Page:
Saturdays 9am to 6pm
Sundays 10am to 5pm
$6 - Clark /Puyallup
$7 - Portland Expo
Fridays 10am to 6pm
$30 - Portland Expo
$20 - Clark /Puyallup
The company began in 1974, when Don Wirfs started a monthly Sunday antique flea market at the Memorial Coliseum in Portland, Oregon.
Christine Palmer was one of his dealers on Sundays, and worked as his office manager during the week. Looking for a site for a two day show, Don launched the Portland Expo Show in October 1981. Called America’s Largest Antique Collectible Show, that first show was a surprise, drawing more than 7,000 people. The show held about 300 booths and included a gypsy fortune teller and a truckload of auto parts among other items. By March 1982 for the second show at the Expo Center, things had changed: gone were the fortune teller and car parts and in their place, an all vintage show came to life. Thirty-some years ago the concept of an event where a customer could see a large quantity of antiques & collectibles under one roof was still in its infancy.
Christine Palmer’s husband Chuck came aboard in 1991 and Don retired in 1992, selling the company to Christine and prompting the name change to Palmer/Wirfs & Associates. Don remains an exhibitor at the three Portland Expo Shows with his vintage children’s books.
The one show at the Expo Center evolved into three per year and remains that way today. The Expo Shows are still considered the company’s flagship events and are the largest on the schedule. The March and October shows are at 1,000 booths and the gargantuan summer show in July holds 1,300 booths by adding 300 outside booths.
In addition to the shows at the Portland Expo Center, two more are produced at the Puyallup Fairgrounds ShowPlex Building in Washington, making it the largest show in the Puget Sound plus an annual show at the Clark County Fairgrounds near Vancouver, Wa. These shows average 300 booths each and carry the same type of inventory.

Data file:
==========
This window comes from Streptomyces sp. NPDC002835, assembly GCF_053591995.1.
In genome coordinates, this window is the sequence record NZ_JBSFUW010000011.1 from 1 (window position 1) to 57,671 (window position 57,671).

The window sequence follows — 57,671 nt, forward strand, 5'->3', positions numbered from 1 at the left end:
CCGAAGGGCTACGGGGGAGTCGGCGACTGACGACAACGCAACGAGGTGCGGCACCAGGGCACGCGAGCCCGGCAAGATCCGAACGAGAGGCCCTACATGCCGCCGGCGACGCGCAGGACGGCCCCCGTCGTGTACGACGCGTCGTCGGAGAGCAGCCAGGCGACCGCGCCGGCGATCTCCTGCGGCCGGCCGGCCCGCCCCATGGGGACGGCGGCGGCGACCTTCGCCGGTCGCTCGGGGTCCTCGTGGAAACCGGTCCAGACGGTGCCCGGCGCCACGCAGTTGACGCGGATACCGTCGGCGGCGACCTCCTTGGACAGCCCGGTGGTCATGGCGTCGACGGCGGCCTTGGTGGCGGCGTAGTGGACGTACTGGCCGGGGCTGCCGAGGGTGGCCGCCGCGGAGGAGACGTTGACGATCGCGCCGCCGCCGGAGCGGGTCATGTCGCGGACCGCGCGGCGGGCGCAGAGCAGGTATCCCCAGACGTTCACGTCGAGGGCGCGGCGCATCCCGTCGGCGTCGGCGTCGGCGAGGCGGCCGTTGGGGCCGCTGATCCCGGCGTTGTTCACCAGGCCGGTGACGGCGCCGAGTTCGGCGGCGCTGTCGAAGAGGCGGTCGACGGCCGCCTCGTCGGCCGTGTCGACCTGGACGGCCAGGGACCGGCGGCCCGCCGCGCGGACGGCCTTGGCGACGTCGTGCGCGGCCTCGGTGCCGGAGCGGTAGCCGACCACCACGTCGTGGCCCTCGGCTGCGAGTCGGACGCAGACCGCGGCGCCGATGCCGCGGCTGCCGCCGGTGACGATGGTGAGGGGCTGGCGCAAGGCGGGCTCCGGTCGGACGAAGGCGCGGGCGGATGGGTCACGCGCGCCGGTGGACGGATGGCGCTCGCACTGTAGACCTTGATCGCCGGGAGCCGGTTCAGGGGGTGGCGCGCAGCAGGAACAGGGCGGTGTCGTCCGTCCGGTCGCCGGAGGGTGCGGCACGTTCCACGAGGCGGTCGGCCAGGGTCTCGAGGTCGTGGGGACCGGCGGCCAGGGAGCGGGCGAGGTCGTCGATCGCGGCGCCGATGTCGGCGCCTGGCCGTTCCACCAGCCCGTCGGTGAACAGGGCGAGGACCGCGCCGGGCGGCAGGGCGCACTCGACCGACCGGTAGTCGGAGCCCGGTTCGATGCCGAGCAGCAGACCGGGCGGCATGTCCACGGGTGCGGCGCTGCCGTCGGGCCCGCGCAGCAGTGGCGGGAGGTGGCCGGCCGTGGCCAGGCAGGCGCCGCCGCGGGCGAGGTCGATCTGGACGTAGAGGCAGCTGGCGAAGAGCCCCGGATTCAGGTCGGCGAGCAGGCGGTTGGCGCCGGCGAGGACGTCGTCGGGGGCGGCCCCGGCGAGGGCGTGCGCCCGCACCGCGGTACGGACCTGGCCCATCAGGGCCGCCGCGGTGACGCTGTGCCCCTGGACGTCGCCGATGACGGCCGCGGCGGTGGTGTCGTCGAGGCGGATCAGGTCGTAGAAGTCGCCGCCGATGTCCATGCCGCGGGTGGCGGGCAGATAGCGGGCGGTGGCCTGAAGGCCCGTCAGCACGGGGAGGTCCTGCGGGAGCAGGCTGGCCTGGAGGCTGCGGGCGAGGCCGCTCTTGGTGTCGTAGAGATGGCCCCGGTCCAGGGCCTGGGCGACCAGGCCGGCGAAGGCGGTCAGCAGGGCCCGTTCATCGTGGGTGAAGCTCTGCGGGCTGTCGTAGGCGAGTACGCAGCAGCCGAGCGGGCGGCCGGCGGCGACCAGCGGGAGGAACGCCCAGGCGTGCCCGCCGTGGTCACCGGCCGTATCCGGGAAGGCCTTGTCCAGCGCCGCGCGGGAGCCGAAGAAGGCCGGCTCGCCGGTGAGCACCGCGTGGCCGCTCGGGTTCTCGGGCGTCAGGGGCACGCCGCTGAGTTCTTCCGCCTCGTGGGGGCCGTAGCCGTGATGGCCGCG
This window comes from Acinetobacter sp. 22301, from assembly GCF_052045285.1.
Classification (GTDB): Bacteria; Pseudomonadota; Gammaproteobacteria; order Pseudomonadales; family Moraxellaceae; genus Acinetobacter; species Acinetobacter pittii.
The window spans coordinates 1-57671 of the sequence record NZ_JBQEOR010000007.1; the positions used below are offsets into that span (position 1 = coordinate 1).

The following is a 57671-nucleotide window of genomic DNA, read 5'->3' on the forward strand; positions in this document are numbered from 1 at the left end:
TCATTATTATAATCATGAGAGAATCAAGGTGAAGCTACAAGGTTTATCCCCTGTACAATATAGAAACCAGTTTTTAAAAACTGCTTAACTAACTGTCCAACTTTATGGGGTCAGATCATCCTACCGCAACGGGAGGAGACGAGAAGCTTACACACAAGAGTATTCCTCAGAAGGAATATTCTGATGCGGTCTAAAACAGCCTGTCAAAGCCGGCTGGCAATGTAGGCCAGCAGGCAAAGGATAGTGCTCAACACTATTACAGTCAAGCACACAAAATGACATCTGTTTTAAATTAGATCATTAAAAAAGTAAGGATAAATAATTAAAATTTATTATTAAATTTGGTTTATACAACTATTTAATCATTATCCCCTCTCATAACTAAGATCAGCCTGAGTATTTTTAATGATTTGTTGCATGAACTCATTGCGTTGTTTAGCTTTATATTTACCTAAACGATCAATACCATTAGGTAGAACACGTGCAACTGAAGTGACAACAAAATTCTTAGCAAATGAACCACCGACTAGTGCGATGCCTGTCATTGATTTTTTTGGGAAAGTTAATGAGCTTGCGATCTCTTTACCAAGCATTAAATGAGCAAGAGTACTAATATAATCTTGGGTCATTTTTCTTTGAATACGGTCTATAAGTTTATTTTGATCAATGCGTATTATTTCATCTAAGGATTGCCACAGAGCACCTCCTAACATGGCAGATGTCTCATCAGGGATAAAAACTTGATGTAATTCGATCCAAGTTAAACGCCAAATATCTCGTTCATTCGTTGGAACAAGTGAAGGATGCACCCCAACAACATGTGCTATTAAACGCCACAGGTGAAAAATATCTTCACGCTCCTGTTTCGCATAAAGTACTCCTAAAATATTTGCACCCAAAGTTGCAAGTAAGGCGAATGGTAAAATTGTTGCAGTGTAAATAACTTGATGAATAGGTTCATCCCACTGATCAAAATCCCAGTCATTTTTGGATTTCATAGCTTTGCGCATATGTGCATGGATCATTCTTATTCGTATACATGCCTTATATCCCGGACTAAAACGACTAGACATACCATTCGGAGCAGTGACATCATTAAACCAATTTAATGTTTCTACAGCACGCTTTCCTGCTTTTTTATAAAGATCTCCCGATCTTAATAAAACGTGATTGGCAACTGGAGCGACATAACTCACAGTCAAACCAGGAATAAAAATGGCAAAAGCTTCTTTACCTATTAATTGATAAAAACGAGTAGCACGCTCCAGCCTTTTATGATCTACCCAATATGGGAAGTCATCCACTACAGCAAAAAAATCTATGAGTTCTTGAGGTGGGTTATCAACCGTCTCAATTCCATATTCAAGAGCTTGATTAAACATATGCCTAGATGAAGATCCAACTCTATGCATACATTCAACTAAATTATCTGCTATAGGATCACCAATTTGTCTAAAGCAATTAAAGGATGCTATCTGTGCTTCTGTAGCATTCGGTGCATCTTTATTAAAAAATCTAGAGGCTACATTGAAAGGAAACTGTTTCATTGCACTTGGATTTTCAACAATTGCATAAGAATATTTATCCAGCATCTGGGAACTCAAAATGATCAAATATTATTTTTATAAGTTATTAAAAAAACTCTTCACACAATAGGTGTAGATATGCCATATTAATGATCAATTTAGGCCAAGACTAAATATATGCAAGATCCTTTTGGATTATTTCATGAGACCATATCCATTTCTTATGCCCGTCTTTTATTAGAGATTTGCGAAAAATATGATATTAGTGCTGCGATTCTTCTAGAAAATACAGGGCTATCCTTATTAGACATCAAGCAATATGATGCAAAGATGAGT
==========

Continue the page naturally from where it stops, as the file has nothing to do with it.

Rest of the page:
All of the Palmer/Wirfs shows are a diverse hunting ground and include fine antiques and collectibles up to 1970. The show does not allow any type of flea market booths or garage sale items. A typical stroll down the aisle will show, among other things, slot machines, elegant glass, primitives, furniture, vintage trunks, movie memorabilia, Western Americana, kitchenware, estate jewelry, textiles, original prints, paintings, militaria, advertising, still and mechanical banks, costume jewelry and of course toys from the 1880s to the 1970s. In a nutshell, attractive things that haven’t been made since the 1970s.
Throughout the more than thirty years in business, Palmer/Wirfs & Associates has maintained one goal: To bring buyers and sellers together.
The company prides itself on accomplishing that by creatively spending whatever amount it takes to make that possible including making use of new technology and ensuring that the exhibitors are successful. We feel that a busy show isn’t necessarily a mark of success unless the exhibitors find the right homes for their inventory.
The company’s secondary goal is to make participating in a Palmer/Wirfs show to be a pleasant experience, with every contingency taken care of to ensure the show goes smoothly for the exhibitor.